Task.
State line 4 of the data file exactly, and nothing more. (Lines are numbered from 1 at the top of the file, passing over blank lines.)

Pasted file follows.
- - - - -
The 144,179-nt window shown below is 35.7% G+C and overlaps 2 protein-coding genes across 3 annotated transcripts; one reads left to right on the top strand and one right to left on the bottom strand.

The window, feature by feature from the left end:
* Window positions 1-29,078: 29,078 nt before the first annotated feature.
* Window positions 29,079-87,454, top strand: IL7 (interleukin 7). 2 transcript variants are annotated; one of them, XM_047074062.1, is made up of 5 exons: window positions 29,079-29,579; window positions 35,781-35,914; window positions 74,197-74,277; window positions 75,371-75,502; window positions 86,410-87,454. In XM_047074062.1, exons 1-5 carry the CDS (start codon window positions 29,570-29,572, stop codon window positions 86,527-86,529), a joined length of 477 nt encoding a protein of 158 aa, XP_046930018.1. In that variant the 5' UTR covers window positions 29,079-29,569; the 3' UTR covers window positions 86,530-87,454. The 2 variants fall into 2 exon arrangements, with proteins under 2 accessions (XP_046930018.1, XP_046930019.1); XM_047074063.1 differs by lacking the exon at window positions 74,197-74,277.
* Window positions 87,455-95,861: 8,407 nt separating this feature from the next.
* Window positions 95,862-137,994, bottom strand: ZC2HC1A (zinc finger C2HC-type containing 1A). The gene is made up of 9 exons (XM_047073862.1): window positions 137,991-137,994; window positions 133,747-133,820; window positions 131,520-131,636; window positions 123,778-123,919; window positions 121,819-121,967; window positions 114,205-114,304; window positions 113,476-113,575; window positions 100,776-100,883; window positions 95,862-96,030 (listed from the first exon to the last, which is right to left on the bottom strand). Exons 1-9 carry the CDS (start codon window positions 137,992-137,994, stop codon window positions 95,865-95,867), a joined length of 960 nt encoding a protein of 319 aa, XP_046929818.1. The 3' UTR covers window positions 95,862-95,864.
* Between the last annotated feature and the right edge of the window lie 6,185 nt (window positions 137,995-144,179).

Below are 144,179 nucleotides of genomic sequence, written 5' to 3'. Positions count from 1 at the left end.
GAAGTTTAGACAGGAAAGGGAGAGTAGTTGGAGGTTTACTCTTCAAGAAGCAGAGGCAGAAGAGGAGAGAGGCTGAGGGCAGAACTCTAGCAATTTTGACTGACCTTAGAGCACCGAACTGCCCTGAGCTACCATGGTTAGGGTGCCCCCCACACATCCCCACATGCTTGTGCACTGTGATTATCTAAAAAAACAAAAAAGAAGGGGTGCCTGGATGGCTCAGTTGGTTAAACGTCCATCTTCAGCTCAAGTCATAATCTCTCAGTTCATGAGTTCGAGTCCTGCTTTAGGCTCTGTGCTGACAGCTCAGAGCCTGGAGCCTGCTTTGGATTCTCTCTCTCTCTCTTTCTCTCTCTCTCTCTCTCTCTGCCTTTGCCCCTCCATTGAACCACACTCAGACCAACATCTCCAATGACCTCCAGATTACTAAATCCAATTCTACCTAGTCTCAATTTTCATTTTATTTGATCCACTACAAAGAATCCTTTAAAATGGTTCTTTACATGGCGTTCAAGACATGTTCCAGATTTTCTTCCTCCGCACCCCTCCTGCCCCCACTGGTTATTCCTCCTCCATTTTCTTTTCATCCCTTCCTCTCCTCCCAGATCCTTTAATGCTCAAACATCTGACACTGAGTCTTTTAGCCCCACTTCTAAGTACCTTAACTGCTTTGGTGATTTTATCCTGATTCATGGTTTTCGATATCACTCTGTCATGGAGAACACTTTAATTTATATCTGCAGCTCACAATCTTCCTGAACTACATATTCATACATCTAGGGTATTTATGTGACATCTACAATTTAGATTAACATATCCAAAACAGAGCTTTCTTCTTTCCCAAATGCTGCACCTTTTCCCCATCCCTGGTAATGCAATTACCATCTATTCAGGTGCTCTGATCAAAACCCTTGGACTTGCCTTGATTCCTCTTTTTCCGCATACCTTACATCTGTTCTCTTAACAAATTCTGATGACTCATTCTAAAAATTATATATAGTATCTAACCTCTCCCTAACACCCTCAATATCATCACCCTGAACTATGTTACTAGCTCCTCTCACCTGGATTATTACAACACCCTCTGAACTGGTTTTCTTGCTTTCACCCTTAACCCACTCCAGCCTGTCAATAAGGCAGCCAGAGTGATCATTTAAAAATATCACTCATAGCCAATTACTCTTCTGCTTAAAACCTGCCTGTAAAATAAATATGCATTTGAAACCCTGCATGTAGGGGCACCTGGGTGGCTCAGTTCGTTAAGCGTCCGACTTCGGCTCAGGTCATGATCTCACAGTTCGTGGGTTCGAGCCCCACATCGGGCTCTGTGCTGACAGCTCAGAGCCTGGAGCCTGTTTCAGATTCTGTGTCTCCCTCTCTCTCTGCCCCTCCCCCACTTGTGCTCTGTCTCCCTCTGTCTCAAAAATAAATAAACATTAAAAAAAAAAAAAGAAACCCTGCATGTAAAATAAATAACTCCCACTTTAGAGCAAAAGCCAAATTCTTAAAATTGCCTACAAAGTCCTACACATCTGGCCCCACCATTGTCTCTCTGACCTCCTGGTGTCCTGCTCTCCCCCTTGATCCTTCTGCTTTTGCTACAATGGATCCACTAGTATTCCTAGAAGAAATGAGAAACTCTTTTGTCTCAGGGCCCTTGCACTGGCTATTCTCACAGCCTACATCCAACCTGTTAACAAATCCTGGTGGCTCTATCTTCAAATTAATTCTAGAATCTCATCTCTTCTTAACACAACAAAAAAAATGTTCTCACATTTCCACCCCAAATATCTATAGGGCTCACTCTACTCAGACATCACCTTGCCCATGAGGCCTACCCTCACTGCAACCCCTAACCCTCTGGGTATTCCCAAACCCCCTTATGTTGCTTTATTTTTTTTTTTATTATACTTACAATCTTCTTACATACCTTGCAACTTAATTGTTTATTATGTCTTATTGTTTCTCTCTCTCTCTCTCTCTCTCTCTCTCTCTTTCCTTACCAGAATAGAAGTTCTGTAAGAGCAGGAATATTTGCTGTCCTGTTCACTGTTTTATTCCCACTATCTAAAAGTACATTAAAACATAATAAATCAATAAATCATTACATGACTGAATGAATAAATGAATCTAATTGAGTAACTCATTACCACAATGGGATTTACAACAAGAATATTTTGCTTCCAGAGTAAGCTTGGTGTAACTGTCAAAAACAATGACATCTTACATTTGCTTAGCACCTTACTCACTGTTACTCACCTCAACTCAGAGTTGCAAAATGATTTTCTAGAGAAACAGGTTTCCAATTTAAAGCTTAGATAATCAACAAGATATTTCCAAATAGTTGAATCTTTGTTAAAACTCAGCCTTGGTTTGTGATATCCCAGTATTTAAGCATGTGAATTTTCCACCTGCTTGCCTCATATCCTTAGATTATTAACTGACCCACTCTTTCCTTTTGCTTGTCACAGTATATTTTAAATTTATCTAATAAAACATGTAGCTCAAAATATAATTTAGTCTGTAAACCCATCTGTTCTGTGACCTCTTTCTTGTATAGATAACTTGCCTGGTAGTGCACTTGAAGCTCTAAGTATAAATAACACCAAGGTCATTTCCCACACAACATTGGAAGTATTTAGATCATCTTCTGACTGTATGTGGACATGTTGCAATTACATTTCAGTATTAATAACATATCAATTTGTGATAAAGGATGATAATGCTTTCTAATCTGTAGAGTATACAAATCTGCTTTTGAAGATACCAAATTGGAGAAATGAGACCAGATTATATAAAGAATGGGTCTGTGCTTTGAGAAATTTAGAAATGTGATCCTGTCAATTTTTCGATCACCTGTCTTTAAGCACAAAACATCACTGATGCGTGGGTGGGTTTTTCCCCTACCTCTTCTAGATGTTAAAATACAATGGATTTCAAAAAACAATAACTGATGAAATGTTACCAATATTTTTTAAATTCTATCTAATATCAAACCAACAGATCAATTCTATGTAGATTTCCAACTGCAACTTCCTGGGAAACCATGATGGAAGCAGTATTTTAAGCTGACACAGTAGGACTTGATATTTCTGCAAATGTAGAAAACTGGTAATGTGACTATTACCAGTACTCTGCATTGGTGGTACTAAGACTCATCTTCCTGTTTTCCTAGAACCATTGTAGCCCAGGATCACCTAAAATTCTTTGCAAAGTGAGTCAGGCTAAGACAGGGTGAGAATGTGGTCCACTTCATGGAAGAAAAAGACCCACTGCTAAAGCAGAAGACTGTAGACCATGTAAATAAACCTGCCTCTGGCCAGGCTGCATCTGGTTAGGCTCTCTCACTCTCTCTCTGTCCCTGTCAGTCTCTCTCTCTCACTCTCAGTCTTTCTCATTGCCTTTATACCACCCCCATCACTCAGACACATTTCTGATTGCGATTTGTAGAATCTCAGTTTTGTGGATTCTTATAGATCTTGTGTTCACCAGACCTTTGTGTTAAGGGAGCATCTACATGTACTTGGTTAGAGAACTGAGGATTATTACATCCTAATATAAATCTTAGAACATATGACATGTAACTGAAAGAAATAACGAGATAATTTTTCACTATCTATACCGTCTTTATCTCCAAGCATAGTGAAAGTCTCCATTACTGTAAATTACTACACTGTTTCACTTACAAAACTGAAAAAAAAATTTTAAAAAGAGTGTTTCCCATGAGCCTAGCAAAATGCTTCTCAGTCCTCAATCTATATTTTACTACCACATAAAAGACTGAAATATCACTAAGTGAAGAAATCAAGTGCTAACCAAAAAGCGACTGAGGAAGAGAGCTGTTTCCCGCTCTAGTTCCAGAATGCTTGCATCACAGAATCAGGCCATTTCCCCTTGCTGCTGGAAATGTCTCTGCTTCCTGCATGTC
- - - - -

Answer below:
* Window positions 29,079-87,454, top strand: IL7 (interleukin 7). 2 transcript variants are annotated; one of them, XM_047074062.1, is made up of 5 exons: window positions 29,079-29,579; window positions 35,781-35,914; window positions 74,197-74,277; window positions 75,371-75,502; window positions 86,410-87,454. In XM_047074062.1, exons 1-5 carry the CDS (start codon window positions 29,570-29,572, stop codon window positions 86,527-86,529), a joined length of 477 nt encoding a protein of 158 aa, XP_046930018.1. In that variant the 5' UTR covers window positions 29,079-29,569; the 3' UTR covers window positions 86,530-87,454. The 2 variants fall into 2 exon arrangements, with proteins under 2 accessions (XP_046930018.1, XP_046930019.1); XM_047074063.1 differs by lacking the exon at window positions 74,197-74,277.